The ECF and CCF have quite a lot to say about how pupils learn. However much of this stops at the point of considering knowledge transfer and the role of memory. If you are not aware of these basics however it’s worth reading @mfordhamhistory in @histassoc TH166 ImageImage
Fordham is a good starting point for moving us from some generic principles about learning to something more specific about history.

Do a little task now: what have you seen great history teachers do when they develop new knowledge in class? Image
Read 25 tweets
Sep 28, 2022
NEW: Welcome to part 3 of “Things I wish every new #historyteacher knew”. Today I want to explore what all new history teachers would benefit from knowing about the way history works and how we can open this up for young people. As ever I am drawing on @1972SHP Principles 🧵🪡
Before we begin, a little exercise. If you drew a diagram to show how historical interrogations are created, what would it look like? This is a task I get trainee teachers to do every year. If we want to explain our discipline we need to have a sense of how it works.
This is not just a “nice to know”. The National Curriculum actually demands that we introduce young people to the content of history as well as the concepts which underpin it and how it operates. Fulfilling our basic duties as history teachers requires engagement here.
Read 26 tweets
Sep 8, 2022
A new year means 100s of history PGCE / ECT teachers starting prof. journeys.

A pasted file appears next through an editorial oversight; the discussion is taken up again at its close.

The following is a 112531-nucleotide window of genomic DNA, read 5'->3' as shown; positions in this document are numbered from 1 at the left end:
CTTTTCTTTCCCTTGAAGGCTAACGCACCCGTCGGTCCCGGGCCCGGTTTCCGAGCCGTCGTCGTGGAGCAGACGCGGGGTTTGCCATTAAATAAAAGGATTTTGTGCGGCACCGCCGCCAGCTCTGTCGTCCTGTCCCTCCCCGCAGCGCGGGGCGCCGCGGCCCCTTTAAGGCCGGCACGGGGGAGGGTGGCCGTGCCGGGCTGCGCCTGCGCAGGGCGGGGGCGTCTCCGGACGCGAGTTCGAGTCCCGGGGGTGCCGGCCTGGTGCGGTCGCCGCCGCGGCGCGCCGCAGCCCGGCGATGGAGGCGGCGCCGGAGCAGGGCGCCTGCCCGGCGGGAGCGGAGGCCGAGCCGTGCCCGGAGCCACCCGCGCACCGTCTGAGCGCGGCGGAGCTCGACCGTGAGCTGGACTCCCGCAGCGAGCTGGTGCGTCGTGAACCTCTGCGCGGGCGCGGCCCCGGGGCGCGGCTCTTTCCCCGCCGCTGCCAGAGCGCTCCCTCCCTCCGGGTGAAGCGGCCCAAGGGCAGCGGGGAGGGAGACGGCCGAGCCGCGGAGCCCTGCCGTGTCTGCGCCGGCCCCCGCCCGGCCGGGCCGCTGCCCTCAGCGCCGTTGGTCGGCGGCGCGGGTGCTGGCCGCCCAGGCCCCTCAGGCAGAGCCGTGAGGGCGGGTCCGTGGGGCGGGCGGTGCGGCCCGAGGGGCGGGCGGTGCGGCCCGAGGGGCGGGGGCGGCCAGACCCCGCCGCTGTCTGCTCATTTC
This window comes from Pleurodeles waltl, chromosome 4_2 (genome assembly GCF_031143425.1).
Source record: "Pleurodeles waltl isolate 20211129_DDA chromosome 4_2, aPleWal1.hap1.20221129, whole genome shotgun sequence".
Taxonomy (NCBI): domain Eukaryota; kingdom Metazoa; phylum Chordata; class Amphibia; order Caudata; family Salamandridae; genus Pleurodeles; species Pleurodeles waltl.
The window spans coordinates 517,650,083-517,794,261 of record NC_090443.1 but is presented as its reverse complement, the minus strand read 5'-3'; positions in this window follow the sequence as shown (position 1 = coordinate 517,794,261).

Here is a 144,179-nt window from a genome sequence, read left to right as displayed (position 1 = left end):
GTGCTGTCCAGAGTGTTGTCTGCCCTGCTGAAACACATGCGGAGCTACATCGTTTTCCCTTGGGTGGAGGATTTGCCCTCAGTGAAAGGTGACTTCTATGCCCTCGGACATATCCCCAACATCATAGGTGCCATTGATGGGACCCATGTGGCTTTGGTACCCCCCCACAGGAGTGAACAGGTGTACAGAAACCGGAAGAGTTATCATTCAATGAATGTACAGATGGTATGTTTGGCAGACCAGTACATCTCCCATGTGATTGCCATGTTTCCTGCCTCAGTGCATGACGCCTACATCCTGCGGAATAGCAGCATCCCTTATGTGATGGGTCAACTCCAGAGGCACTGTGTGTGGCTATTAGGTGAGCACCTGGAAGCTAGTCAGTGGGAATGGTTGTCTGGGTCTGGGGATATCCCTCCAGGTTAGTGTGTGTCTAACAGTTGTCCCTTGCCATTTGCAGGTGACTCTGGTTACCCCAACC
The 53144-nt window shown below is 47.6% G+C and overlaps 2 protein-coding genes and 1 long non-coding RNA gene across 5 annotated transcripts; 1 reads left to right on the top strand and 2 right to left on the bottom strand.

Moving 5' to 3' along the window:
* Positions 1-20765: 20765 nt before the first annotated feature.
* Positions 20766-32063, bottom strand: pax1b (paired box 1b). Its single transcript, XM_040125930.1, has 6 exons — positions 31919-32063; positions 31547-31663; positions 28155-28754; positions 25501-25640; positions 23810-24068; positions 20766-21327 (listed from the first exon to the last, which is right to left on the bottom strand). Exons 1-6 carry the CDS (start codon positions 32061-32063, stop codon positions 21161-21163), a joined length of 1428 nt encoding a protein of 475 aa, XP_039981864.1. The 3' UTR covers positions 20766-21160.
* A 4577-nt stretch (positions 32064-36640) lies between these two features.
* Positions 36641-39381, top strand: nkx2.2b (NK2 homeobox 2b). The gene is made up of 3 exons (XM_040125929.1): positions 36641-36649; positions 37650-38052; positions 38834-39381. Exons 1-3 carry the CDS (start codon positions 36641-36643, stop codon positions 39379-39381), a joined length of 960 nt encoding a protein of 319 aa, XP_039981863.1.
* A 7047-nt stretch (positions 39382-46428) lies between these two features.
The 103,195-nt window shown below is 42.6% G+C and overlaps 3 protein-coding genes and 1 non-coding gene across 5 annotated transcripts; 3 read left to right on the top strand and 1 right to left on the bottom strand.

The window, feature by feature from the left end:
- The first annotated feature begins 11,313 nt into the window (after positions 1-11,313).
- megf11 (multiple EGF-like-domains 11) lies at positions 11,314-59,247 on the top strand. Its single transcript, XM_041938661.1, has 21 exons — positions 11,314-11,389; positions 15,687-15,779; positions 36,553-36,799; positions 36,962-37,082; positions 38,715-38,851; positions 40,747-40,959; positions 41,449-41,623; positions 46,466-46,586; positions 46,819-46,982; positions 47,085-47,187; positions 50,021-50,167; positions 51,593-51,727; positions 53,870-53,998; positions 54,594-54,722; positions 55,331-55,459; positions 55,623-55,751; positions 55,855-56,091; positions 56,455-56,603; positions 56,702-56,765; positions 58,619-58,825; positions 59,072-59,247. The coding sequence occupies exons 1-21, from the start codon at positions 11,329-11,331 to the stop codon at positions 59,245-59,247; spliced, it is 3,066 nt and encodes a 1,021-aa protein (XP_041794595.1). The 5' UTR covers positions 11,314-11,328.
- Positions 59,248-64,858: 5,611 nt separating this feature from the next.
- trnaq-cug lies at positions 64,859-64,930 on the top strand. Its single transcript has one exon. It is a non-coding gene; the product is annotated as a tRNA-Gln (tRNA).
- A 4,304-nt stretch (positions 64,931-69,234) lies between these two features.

Our current (& future) ITE system, means many get very limited subject specific input.

This year I’m using a @1972SHP lens to explore the core things I wish every new history teacher knew. 🧵/1
Before we get there I want to begin by thinking about how we learn as professionals, and new professionals especially. It really helps to ensure we are open to growth and less likely to run into potential barriers /2
The first thing to recognise is that professional teaching is a constant process of growth. The teacher we start out as will be substantially different to the one we develop into. Just like Ibn Battuta’s odyssey , it’s a long term journey where we need a curious & open mind /3 Image
Read 19 tweets
Jun 14, 2022
So last week my 5yo received the book commemorating the Platinum Jubilee. Govt constantly refers to “balance” in history but v little evident here. Just scratching the surface reveals why history can and should never be presented as a single, simple story. 🧵🪡
I don’t have a big prob w/ people commemorating 70yrs. But this book’s scope is wider than the life of Elizabeth II. It attempts to tell a story of the transformation of the UK from the 1950s to now - this means it carries much greater historical responsibility.
Crucially it is well presented and promises an interesting historical story. My daughter was fascinated. She asked me to read it to her at night. But the more I read, the more context I found myself having to give. My inner annaliste was nervous about the narrative.
Read 24 tweets
Apr 25, 2022
The American West has been a core GCSE topic in the UK for decades. But often the way it is taught perpetuates damaging narratives which erase Indigenous voices - much like this US example. Here are some of the things I wish I'd thought more about 16 years ago. A thread... /1 Image
Let's begin with preconceptions. This image comes from an amazing book by Philip Deloria: Indians in Unexpected Places. He shows how such an image reveals many preconceptions which shape how we think about Indigneous presence in North America. /2 Image
My own preconceptions of Native people began young and were shaped by TV westerns. I've spent a whole career unpicking them. Many teachers and students have their own preconceptions as you can see from the survey. It is often an image stuck in the C19th. /3 ImageImage
Read 25 tweets